Archive for the 'Book Review' Category

02 Feb 2015

Posted by under Book Review

Nuthin’ to see here

invisiblesInvisibles: The Power of Anonymous Work in an Age of Relentless Self-Promotion by David Zweig (ISBN: 978-1591846345) 2014

LinkedIn, Facebook, Twitter, personal branding – the current wisdom seems to be that if you aren’t promoting yourself, what you’ve accomplished and where you are going then you are in danger of being left behind or not noticed. In the modern workplace, many behave as if not being recognized will inevitably relegate you to the back bench.  Yet, for some people their experience does not support this notion.  In fact, invisibility allows some to find a particular kind and degree of satisfaction in their work that recognition and praise just cannot compete with.

In this book, author David Zweig looks at a number of people working in widely different fields who appear to not simply survive in obscurity, but actually thrive on it.  These individuals in some ways form the backbone of the organization in which they work, delivering solid results in a way that is understated and un-noticed.

Zweig’s premise, in fact, is that the intrinsic rewards of ambivalence toward recognition, meticulousness and savouring responsibility comprise three key traits embodied by many who work in roles and positions well out of the spotlight. Such individuals are the “invisibles” in our midst. Critically, the invisibles seem to find lengthy, rewarding careers out of the spotlight in ways that the more renowned and recognized people sometimes do not.  The invisibles have a sense of curiosity and engagement directly in their work that sustains them.

Who are the invisibles?  Just about anyone who operates in a supporting role – fact checkers at a newspaper, cinematographers, interpreters, roadies, designers and many others.  The common thread is that the work goes largely unseen and unrecognized when it is done well.  In fact, the better the job is done, the less likely anyone is even be aware of the work; and the invisibles that do the work couldn’t be happier.  Chasing rewards fades into insignificance compared to the compensation of mastery over work that resembles and art more than a task.

When considering motivation, Zweig offers an entire book full of case studies that demonstrate the principles found in Daniel Pink’s work, Drive.

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27 Oct 2013

Posted by under Book Review,Dave's Thoughts

Create and Connect

Godin_Icarus Deception

The Icarus Deception: how high will you fly? by Seth Godin, 2012, Portfolio/Penguin (ISBN: 978-1-59184-607-9)

I know, Seth Godinagain. It’s not that I go out of my way, but with life being busy, Godin’s writing style is easy to pick up and put down. In the case of this book, this strength is also a weakness in that the content feels quite repetitive. About halfway through the 240 pages it felt like there were just too many repetitions of earlier content. Godin’s style seems to have a “sound bite” quality that, for me, made it difficult to stay focused on the slowly developing theme of the book.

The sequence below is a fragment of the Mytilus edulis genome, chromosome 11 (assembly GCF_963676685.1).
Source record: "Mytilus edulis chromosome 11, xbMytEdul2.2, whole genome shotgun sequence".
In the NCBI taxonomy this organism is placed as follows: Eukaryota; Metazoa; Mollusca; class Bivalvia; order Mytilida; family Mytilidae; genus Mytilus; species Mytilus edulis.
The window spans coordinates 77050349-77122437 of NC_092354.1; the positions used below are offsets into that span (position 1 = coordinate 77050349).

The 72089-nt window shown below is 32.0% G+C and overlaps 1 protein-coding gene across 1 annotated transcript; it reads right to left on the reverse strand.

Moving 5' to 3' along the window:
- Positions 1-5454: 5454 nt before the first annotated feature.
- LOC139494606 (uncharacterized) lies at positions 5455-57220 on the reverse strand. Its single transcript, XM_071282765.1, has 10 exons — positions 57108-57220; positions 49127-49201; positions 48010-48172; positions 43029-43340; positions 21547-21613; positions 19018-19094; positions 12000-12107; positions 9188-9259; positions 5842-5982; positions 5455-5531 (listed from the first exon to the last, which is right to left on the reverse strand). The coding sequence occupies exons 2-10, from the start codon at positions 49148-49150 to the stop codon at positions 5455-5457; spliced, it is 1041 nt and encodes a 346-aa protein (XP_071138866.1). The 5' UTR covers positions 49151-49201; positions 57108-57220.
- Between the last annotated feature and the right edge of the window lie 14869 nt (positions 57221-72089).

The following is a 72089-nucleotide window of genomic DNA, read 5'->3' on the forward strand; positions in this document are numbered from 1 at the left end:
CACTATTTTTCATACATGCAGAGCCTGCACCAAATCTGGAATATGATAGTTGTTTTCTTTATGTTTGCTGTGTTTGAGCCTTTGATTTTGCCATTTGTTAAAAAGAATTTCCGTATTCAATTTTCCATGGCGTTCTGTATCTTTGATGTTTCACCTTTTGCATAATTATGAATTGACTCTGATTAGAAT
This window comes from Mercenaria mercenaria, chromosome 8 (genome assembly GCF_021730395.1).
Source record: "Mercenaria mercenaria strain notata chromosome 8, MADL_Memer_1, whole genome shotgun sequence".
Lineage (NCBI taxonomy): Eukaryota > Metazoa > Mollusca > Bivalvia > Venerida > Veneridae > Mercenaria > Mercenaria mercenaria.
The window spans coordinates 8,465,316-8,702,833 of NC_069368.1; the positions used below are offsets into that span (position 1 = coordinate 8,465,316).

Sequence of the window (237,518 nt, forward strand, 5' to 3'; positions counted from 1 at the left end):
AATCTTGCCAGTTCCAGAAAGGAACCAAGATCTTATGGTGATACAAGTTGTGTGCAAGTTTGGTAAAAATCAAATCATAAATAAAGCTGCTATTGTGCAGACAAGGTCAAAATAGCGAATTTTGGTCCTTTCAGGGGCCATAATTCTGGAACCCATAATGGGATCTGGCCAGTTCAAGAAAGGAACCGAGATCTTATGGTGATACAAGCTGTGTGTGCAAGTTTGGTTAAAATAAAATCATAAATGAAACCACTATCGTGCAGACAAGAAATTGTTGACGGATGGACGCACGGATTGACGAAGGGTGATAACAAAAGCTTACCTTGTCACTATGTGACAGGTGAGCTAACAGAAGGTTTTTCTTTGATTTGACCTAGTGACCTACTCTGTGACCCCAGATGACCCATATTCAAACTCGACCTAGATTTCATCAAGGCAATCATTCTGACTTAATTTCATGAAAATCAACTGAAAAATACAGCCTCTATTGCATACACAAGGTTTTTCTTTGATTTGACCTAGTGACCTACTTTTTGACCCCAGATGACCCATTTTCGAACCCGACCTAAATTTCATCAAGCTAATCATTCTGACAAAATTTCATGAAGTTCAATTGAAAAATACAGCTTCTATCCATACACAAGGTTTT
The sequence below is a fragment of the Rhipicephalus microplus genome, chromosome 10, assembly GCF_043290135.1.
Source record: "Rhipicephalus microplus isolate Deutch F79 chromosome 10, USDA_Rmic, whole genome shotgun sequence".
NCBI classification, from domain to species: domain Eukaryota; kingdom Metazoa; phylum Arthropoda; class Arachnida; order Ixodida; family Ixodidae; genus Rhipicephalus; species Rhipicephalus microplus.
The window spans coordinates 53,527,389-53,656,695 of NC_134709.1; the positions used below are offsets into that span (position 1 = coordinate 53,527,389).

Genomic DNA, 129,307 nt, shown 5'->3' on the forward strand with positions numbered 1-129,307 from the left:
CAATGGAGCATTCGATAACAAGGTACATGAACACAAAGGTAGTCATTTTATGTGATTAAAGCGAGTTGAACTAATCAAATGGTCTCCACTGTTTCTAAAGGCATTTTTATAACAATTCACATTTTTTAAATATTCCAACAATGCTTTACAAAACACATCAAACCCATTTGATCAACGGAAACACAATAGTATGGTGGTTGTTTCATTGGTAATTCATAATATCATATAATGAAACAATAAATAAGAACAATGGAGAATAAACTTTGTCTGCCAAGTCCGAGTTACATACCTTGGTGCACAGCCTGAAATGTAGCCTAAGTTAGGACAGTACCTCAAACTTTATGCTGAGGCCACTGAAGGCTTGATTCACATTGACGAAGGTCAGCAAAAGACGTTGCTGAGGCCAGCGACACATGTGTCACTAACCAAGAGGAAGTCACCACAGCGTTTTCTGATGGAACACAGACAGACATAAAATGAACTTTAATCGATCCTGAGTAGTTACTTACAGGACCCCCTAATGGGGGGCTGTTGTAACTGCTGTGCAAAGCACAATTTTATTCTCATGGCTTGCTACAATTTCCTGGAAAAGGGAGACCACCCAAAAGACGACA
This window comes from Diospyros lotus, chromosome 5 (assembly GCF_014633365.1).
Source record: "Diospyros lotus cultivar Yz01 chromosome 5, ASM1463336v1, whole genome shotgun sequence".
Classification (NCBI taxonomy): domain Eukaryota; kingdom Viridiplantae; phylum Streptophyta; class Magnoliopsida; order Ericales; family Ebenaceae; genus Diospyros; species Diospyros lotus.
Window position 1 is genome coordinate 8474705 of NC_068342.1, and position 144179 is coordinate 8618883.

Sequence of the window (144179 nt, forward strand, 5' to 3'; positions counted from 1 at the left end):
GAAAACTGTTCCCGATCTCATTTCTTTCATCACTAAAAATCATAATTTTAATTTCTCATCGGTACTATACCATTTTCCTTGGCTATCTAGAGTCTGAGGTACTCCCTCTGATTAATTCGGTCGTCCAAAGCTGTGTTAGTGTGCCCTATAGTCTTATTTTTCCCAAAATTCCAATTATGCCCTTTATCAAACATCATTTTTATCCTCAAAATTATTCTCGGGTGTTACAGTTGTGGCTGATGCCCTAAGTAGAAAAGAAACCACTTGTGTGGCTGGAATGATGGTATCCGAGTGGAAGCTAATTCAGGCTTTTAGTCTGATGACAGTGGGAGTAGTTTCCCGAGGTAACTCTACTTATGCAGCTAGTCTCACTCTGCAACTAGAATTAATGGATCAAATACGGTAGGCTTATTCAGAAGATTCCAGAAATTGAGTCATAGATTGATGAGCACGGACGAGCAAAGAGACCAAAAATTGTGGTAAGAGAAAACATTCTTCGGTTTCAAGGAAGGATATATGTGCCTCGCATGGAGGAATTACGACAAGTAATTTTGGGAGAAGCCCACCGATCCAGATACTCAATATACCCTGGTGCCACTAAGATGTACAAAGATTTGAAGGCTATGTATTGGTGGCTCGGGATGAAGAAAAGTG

The good news is that Godin’s theme does resonate. The essence of the book is that as we have transitioned from the mid-20th-century manufacturing economy through the knowledge economy and look towards a “connection” economy the skills and abilities that are needed to thrive have changed and continue to change. Comfort v Safety2The command and control work world, with it’s strict hierarchy of leaders over managers over workers, has had a defined safety zone (behave like this and you will have “success”). Naturally, people align their lives and behaviours to keep their personal comfort zone within that safety zone. The “safe” behaviours have emphasized staying within the fences of following the rules, waiting to be noticed, accepting “cost of living” wage increases – being a reliable cog in the industrial machine.

But, the safety zone has moved. My Dad worked for one company for 38 years and then retired with a great pension. I have had 14 different jobs since graduating university and no pension at all. My kids? Who can say? Clearly, though, they will need the ability to innovate, create, build relationships and find connections in order to find success. In Godin’s terms, this is art. Not painting or sculpting – art in the sense of seeing differently and creating something that connects with others.